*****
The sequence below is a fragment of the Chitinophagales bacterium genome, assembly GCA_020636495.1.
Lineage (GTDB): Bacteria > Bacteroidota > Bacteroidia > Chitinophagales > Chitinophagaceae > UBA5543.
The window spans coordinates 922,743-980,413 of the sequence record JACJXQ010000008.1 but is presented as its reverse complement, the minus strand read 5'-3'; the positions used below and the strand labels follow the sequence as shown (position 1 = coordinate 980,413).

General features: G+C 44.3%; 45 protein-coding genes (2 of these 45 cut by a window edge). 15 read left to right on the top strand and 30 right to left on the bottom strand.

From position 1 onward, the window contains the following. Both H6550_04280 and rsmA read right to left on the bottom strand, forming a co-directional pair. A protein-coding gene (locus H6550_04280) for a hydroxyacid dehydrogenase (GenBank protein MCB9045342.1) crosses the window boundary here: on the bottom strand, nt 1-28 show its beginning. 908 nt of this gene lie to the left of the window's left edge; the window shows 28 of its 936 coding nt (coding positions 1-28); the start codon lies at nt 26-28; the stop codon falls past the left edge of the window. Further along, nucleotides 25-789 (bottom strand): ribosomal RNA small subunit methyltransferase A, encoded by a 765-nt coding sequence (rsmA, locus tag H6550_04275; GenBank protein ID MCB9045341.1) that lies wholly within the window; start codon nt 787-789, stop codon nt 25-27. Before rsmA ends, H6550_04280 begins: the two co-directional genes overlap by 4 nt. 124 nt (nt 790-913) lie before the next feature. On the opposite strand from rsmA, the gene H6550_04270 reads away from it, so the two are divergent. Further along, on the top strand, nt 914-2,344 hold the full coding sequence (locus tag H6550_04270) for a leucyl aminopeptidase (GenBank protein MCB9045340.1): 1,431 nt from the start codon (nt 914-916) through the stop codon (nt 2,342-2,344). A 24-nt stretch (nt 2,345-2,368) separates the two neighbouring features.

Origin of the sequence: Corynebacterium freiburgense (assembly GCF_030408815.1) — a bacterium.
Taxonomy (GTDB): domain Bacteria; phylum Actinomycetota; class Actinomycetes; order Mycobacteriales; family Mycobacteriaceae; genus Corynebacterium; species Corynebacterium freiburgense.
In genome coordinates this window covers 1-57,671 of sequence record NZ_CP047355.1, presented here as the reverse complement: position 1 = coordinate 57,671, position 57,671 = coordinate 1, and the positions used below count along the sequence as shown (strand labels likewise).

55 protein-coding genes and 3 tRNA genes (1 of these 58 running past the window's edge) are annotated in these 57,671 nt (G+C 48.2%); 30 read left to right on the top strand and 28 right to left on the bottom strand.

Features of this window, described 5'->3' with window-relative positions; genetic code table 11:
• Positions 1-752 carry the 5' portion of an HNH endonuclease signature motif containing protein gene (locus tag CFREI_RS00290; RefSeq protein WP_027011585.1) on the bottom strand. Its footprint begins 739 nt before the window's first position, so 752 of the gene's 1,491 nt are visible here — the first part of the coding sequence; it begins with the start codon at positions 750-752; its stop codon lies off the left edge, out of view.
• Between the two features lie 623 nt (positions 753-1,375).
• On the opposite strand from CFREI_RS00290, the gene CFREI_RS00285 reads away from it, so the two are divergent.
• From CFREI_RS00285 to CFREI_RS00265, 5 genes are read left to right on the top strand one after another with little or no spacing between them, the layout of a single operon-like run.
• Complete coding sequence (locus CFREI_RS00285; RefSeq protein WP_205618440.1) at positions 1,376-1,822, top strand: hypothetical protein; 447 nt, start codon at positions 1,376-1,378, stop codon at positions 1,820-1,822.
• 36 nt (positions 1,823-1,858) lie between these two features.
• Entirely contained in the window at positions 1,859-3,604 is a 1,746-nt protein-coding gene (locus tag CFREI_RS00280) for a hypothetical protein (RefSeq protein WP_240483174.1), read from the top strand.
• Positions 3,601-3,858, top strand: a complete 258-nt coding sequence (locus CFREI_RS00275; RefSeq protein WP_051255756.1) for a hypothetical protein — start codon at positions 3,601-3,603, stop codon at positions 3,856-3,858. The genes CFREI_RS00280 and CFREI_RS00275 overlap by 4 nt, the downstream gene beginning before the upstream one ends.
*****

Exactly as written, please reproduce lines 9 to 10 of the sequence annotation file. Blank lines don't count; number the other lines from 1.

55 protein-coding genes and 3 tRNA genes (1 of these 58 running past the window's edge) are annotated in these 57,671 nt (G+C 48.2%); 30 read left to right on the top strand and 28 right to left on the bottom strand.

Features of this window, described 5'->3' with window-relative positions; genetic code table 11: